AbstractsSocial Work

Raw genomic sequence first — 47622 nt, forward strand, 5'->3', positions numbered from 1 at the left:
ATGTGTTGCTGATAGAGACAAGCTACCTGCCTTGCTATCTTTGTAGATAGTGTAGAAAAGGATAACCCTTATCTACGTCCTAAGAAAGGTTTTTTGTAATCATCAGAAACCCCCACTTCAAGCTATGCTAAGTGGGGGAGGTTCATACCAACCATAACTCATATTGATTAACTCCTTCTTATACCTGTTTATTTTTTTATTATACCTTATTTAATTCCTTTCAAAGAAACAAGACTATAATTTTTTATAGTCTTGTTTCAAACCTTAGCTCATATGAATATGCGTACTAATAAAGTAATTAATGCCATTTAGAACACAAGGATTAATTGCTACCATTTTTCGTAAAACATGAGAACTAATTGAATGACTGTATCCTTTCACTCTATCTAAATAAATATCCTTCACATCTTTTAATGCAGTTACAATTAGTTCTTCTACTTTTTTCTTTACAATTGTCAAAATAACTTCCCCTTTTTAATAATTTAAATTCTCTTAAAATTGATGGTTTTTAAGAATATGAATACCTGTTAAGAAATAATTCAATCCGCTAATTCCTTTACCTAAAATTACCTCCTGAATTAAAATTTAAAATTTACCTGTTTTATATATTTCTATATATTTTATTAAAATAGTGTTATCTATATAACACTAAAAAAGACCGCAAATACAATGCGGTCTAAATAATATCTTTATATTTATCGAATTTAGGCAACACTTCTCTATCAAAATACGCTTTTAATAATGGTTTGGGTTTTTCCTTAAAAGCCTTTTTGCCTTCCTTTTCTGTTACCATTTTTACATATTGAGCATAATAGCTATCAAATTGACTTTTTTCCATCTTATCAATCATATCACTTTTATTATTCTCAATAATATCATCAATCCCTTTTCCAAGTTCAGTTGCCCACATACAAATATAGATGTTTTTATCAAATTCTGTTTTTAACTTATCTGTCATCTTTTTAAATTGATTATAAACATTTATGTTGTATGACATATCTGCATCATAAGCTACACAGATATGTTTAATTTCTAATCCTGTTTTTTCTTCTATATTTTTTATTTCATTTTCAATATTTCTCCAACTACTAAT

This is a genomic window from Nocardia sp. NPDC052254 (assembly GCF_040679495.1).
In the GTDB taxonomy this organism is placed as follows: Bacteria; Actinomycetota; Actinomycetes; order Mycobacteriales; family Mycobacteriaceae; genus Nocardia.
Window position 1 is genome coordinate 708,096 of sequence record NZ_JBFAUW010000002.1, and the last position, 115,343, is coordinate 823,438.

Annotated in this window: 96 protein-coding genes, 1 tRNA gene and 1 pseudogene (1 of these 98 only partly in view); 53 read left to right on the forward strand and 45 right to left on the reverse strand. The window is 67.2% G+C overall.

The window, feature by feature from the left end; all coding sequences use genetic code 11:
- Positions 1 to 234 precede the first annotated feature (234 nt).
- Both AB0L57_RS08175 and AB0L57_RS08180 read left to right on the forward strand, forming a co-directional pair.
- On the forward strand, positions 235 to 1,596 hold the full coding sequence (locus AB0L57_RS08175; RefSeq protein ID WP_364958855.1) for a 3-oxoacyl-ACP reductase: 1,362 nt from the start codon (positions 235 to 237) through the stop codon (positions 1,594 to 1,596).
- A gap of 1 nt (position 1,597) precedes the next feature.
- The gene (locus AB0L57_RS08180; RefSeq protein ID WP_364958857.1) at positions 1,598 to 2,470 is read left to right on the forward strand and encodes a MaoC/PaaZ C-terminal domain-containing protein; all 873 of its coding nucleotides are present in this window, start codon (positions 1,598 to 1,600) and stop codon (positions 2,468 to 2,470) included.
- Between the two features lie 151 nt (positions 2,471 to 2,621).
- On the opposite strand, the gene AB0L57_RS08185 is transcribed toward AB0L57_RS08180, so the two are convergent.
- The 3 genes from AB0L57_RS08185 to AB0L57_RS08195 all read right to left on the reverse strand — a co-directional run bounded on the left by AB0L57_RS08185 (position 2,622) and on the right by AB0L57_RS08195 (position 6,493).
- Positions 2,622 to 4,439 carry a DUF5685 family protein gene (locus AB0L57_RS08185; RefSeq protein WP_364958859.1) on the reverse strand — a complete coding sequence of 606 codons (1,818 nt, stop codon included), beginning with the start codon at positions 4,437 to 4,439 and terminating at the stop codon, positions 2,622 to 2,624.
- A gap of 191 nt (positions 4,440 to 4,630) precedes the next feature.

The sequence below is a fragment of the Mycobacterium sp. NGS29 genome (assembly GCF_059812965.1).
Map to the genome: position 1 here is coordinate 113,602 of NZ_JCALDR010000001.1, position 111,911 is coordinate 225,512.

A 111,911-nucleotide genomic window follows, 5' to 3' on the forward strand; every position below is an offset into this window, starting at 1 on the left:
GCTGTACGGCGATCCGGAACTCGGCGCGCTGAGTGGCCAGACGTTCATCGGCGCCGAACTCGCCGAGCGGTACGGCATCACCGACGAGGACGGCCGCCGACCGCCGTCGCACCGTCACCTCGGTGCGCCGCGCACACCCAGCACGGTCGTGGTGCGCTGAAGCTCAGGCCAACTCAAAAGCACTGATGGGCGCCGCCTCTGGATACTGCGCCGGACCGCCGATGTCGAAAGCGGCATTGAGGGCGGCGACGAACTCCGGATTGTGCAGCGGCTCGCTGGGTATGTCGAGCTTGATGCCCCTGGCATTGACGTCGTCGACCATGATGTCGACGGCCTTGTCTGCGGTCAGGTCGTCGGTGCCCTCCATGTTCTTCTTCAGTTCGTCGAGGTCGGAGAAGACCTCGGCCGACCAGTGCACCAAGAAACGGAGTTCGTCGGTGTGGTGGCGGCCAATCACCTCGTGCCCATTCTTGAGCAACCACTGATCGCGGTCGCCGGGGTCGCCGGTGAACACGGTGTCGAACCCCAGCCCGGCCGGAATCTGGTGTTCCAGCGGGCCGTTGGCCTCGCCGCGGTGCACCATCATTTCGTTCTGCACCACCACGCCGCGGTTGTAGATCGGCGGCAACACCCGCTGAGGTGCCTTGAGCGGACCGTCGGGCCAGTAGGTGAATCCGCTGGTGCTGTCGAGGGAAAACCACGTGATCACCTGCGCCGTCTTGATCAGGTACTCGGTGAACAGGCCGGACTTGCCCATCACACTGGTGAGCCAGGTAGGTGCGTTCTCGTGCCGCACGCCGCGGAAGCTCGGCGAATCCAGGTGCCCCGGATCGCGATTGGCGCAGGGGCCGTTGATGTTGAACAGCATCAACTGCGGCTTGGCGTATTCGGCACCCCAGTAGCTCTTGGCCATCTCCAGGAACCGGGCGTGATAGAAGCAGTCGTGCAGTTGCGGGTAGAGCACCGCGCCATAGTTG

Burnout is an issue for social workers, which negatively impacts their mental and physical health. However, child welfare social workers may be at an increased risk for burnout compared to other professionals. Further, burnout plays a role in social worker employee turnover rates, which is costly to organizations, and negatively impacts the quality of care for the children. Research findings have shown mindfulness self-care to be effective in decreasing symptoms of burnout for social workers. However, it appears there is a gap in research, which examines the influence organizational factors have on employees??? capacity to engage in mindfulness self-care. The purpose of this qualitative instrumental case study was to examine the organizational factors that influence child welfare social workers??? capacity to engage in mindfulness self-care. A case study was conducted at a Mid-western non-profit agency that provided services to abused children. This agency had established a steering committee, in August of 2013, aimed at implementing a trauma informed care culture for both clients and employees. Employees engaging in mindfulness self-care were viewed as an important part of creating a trauma informed care environment. Data were collected from various sources in order to conduct a comprehensive examination of the case study. Findings showed that culture, leadership, policy and procedures, operational processes as well as strategic thinking, all influenced the social workers??? capacity to engage in mindfulness self-care. Findings from this study may add to the current research on mindfulness-based interventions for social work practice. Keywords: mindfulness, burnout, child welfare, social work, organizational factors